… is from page 3 of the 3rd edition (1972) of what is regarded by many (including me) to be the greatest economics textbook ever written, University Economics by Armen Alchian and William Allen; this is the opening paragraph of Chapter 1:
Ever since the fiasco in the Garden of Eden, most of what we get is by sweat, strain, and anxiety. Two villains – nature and other people – prevent us from having all we want. Nature is niggardly: it provides fewer resources than we could use, and much of what is available is made useful only by hard work. As for other people, the problem stems not from malevolence: their wants and ours simple exceed what is available. Do not suppose that if they were less greedy, more would be within our grasp. Greed impels them to produce more, not only for themselves, but, miraculously, more for us, too – provided that productivity-inducing arrangements exist.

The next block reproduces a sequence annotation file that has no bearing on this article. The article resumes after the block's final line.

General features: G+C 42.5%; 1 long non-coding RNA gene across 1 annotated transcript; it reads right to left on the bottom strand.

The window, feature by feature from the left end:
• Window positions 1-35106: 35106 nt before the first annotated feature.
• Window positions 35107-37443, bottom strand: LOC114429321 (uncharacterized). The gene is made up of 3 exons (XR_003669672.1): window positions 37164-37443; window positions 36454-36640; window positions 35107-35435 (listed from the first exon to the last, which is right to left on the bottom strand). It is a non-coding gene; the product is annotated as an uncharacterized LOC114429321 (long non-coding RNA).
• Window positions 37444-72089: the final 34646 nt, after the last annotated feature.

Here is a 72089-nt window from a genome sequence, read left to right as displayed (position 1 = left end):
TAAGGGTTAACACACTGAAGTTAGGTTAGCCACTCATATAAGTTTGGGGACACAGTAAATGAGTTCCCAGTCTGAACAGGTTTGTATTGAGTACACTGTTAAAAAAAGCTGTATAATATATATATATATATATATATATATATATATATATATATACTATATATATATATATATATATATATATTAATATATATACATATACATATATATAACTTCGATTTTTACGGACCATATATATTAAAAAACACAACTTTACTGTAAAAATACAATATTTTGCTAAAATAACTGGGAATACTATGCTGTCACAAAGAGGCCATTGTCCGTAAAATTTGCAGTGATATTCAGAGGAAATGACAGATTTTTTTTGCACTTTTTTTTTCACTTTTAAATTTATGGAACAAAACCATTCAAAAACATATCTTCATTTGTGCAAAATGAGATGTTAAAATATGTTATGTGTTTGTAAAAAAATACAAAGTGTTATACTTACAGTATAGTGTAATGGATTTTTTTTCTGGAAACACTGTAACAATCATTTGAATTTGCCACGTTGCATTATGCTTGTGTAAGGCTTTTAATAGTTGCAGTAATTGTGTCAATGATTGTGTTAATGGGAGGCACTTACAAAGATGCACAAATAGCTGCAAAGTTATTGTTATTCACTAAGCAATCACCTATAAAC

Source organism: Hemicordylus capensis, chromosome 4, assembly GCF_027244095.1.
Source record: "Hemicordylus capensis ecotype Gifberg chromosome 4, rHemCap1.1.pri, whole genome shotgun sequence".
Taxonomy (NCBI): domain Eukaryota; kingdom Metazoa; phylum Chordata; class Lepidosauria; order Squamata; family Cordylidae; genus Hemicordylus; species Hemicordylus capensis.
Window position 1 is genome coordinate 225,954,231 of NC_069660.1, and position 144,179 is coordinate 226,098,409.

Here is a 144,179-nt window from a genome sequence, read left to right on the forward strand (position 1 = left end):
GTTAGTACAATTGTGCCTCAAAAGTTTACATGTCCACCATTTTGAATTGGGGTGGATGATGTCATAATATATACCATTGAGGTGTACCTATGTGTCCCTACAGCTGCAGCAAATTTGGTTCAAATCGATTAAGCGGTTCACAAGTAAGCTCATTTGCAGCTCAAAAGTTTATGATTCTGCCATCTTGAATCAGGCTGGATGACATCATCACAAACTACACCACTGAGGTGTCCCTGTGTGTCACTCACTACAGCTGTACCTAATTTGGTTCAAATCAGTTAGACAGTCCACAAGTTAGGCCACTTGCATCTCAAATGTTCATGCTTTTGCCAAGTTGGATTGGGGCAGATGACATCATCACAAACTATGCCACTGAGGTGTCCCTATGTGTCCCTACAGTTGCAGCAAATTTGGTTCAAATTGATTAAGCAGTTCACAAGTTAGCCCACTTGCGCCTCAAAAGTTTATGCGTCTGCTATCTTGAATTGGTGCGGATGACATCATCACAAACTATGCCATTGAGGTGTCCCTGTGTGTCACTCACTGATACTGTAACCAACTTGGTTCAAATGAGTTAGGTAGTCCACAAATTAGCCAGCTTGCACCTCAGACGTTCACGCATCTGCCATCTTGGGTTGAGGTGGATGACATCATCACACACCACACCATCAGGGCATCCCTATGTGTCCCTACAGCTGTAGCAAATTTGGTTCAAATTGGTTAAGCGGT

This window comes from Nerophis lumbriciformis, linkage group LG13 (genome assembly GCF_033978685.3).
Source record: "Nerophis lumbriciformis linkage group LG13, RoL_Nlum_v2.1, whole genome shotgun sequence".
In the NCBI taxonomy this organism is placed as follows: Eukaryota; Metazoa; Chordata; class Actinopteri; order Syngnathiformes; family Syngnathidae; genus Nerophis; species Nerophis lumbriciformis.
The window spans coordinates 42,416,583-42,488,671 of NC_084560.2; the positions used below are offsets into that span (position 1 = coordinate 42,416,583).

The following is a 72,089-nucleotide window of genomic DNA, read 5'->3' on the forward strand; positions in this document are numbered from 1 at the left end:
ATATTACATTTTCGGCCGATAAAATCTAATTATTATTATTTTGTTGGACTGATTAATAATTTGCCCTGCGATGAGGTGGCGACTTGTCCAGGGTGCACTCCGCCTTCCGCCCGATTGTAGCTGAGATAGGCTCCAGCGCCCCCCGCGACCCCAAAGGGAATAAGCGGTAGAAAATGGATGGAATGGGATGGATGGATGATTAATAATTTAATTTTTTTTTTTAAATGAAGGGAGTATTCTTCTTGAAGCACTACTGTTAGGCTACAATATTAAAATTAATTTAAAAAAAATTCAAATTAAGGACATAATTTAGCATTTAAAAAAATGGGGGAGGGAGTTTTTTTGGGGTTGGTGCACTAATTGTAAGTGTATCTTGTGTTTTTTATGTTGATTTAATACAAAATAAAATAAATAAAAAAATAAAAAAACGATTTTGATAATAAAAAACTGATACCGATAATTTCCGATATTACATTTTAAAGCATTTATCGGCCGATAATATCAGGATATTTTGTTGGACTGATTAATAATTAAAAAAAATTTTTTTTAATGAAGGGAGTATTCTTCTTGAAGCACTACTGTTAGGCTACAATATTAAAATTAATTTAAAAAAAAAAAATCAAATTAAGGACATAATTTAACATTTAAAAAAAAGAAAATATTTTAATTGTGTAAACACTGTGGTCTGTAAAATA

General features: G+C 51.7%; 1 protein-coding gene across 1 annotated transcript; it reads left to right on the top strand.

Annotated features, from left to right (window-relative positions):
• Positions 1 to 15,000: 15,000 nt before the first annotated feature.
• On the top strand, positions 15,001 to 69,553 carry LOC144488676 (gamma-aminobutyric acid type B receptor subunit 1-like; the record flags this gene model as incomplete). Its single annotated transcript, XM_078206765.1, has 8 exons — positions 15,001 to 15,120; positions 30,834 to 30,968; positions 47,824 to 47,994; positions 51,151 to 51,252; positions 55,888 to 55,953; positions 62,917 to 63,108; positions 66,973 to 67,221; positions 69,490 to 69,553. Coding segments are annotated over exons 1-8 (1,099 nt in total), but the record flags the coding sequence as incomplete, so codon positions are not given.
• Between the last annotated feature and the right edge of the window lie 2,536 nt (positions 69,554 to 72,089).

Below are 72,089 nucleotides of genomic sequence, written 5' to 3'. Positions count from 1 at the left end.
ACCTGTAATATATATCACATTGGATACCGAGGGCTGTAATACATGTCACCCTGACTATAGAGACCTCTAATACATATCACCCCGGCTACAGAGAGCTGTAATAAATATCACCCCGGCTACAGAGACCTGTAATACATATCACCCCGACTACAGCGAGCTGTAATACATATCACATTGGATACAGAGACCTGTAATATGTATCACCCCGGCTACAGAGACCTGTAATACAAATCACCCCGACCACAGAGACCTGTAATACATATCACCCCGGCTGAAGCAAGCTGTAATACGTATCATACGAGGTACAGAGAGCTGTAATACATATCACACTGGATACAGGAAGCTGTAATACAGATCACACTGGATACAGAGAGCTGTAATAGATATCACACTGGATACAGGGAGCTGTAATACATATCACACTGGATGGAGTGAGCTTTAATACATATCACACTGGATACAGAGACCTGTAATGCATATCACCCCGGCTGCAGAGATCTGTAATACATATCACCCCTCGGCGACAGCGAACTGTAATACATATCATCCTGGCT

(I wish only that Alchian and Allen had used the term “Self-interest” in place of “Greed,” for self-interest is the moral sentiment about which they here speak. Still, their meaning is clear and the message vital and central.)
Anyone who reads and masters even half of this remarkable book will be at least twice the economist as is any randomly chosen and credentialed economist who would today bump into you at the annual meeting of the American Economic Association.